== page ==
A Pep Talk From Your Favorite "Slut"

“Yeah, everyone said you were a slut.” I couldn’t have been more surprised if someone had punched me in the face. Frankly, he might as well have because my head was spinning. This past week, an acquaintance from my past reappeared in my life, and as you can tell, he didn’t really start out the re-acquaintance on the best foot. Now, he lacks decorum, manners and good taste for insulting me like that, especially within the first few minutes of realizing that we knew one another previously, but I made a mistake when I relinquished control of my self-worth to his statement. A wave of shame enveloped me and dragged me down the rabbit hole of self-doubt and self-loathing. My consciousness was haunted with, “Am I actually a slut? Well, there was that one time…” and “What even is a slut in 2017? Do sluts even exist anymore given new social standards, and if they don’t, is that such a terrible thing?” I find it remarkably odd how someone from the past, even a person I barely knew, could waltz back into my life and completely reverse how I’ve come to know myself. In an instant, all of my growth over the last four years vanished; I was back to my sixteen-year-old self, trembling from the permanent draft that haunted my being when I was recovering from anorexia, and standing on the precipice of my sexual awakening.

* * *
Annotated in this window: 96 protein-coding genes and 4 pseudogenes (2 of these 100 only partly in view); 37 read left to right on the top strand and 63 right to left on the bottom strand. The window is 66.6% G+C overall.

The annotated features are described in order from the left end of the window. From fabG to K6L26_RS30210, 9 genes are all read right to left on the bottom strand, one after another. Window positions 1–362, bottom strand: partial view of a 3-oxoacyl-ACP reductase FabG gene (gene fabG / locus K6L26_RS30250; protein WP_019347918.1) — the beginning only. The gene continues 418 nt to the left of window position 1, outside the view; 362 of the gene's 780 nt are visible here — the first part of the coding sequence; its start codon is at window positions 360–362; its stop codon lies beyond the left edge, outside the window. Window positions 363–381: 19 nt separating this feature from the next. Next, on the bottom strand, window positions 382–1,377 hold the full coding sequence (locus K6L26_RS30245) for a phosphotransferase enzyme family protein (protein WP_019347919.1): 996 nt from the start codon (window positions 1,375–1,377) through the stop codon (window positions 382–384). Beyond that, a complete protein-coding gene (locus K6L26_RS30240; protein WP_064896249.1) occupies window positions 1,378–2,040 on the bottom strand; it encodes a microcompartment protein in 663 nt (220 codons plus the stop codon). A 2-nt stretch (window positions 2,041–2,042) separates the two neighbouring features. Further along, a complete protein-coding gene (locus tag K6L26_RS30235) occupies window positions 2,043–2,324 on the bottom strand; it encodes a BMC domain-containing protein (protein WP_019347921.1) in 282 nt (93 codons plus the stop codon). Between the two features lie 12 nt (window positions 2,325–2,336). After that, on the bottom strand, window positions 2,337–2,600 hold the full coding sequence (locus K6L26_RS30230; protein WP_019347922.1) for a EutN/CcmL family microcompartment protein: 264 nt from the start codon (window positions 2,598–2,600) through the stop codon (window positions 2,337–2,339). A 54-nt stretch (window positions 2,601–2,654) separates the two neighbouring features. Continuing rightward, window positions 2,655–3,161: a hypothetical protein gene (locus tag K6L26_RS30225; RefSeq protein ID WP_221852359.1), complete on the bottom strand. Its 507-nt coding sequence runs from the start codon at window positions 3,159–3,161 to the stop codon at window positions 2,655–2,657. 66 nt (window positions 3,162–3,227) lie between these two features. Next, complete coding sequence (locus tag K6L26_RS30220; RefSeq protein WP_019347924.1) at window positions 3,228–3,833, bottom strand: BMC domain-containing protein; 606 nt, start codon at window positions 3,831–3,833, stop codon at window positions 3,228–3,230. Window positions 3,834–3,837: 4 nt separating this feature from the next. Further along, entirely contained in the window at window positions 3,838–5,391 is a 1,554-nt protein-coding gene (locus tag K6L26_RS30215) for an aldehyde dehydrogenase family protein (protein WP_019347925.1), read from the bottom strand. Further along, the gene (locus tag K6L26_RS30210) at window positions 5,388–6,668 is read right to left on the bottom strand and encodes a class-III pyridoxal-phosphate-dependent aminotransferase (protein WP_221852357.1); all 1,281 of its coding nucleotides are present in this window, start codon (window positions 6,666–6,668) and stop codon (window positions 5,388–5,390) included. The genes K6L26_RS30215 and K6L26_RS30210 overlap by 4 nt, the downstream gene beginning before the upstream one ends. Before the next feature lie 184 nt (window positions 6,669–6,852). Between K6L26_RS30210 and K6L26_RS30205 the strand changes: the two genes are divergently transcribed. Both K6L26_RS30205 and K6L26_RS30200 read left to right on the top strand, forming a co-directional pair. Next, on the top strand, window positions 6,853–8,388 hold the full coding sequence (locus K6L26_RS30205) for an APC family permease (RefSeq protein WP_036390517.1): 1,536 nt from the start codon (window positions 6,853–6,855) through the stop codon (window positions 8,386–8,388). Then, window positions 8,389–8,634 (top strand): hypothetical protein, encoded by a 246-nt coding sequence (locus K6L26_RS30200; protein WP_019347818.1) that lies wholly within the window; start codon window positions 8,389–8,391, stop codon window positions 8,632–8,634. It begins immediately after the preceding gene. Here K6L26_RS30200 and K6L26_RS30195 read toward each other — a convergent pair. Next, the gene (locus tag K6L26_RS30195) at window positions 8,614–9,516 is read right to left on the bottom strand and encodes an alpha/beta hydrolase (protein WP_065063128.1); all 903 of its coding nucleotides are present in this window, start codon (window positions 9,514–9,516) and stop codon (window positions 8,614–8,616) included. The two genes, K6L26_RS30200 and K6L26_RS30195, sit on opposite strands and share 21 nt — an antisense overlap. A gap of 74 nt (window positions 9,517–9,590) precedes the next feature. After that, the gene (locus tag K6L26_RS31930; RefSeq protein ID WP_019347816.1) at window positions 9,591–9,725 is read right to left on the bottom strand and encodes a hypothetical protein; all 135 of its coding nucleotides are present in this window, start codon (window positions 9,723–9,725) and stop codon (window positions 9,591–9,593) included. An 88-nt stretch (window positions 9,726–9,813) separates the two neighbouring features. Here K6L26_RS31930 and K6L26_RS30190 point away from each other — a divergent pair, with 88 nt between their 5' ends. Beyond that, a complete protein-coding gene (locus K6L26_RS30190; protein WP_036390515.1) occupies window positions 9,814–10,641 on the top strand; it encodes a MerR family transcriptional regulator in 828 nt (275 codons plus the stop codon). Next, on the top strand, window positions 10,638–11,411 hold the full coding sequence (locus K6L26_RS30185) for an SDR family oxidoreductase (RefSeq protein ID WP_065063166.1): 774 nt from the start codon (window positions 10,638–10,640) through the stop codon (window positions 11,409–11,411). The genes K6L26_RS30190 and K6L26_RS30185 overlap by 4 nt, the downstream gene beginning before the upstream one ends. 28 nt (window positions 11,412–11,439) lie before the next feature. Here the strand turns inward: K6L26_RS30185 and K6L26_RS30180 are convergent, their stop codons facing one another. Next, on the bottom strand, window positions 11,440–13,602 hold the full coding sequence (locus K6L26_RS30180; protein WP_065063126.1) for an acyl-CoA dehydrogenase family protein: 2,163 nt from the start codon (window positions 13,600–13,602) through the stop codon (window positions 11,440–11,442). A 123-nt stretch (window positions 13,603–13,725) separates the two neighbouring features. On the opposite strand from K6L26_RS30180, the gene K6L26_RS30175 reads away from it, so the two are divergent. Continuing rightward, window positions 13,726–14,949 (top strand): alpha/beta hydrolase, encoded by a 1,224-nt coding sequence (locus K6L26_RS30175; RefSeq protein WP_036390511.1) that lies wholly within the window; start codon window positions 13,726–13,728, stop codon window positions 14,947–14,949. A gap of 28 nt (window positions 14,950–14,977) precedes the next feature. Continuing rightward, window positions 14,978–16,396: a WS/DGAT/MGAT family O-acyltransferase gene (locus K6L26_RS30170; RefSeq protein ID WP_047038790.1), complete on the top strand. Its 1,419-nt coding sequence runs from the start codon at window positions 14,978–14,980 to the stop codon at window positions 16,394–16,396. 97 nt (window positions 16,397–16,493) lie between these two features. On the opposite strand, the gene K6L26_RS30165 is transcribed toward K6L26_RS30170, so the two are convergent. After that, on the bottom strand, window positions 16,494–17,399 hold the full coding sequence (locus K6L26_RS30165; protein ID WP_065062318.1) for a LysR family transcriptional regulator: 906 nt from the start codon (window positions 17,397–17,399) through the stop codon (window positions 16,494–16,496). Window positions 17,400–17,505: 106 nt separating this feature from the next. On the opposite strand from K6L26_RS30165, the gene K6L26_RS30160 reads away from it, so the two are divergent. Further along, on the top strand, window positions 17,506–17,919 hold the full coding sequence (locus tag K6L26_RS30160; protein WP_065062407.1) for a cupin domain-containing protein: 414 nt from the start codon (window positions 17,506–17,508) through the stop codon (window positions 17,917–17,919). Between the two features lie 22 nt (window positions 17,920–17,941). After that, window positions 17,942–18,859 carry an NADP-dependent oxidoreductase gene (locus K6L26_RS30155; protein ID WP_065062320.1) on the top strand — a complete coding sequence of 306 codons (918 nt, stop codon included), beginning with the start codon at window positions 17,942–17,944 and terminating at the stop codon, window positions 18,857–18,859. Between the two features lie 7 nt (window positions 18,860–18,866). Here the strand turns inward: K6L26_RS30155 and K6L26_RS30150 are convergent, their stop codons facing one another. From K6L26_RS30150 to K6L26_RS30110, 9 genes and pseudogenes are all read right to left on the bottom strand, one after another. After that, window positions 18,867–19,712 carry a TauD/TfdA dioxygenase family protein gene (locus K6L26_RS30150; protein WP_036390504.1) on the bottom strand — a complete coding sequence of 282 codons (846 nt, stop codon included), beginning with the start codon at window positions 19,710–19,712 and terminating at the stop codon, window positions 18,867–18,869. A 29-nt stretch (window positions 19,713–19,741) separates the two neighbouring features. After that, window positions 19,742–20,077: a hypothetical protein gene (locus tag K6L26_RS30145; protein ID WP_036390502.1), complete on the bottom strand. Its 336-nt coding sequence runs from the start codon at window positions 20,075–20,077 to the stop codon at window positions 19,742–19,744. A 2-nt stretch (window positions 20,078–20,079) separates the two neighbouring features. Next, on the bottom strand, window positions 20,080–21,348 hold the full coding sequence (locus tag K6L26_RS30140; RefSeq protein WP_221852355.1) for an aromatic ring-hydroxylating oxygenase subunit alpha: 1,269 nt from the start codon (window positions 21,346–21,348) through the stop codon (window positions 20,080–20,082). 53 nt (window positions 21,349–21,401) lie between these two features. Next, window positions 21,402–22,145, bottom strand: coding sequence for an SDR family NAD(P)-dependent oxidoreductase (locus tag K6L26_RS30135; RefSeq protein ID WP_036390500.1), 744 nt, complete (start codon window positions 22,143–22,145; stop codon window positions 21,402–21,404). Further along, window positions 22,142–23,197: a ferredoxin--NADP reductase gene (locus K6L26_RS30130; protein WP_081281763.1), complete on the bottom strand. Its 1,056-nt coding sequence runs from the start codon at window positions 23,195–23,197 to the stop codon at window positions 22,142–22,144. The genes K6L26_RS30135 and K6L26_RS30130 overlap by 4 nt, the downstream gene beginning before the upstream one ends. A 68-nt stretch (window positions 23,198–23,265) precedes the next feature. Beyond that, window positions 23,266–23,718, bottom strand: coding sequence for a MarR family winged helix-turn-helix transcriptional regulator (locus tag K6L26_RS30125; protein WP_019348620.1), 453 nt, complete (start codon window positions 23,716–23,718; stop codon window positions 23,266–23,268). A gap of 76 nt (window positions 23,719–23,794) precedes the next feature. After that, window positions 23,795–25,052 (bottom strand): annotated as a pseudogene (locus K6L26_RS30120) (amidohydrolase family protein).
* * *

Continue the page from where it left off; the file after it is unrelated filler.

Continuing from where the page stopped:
I am reading the book, Free Play by Stephen Nachmanovitch, who is a famous instrumental improvisationalist. For those of you who don’t know, Free Play serves as a type of creative Bible that many artists seek for inspiration, myself included. In it, he develops the phrase an “old assortment of funny-shaped selves” which really spoke to me given the way I’ve perceived others’ feelings on my sexuality. All of us have past versions of ourselves that, perhaps, we aren’t super proud of, but those “funny-shaped selves” contributed and led us to who we are today. The process of becoming your most authentic, true self-takes a lifetime and is usually painstaking, but that’s what makes it worthwhile. This five-second exchange between this almost stranger and I that singlehandedly managed to derail my self-confidence indicated to me that I wasn’t active in my personal growth as I previously had been. That bothered me most of all.

For those who faithfully read my articles, thank you for indulging me, as I needed to write this for myself. Hopefully, it can serve as a reminder to all of you that life is more fluid than a label or a series of labels can describe. As Eleanor Roosevelt advised, “No one can make you feel inferior without your consent.” It’s 2017 people. I say let your freak flag fly if that is most authentically you. Who is anyone else to say what is or isn’t right for you sexually or in any other arena of your life? Don’t let the barrage of judgments that come your way from others, but especially from yourself, keep you from stepping into your greatness. I’ll leave you with the wise words of a dear friend of mine, “Slut is not part of your identity. It may be a phase in your life, something you choose to do, but it doesn’t define you. It does not define your character.”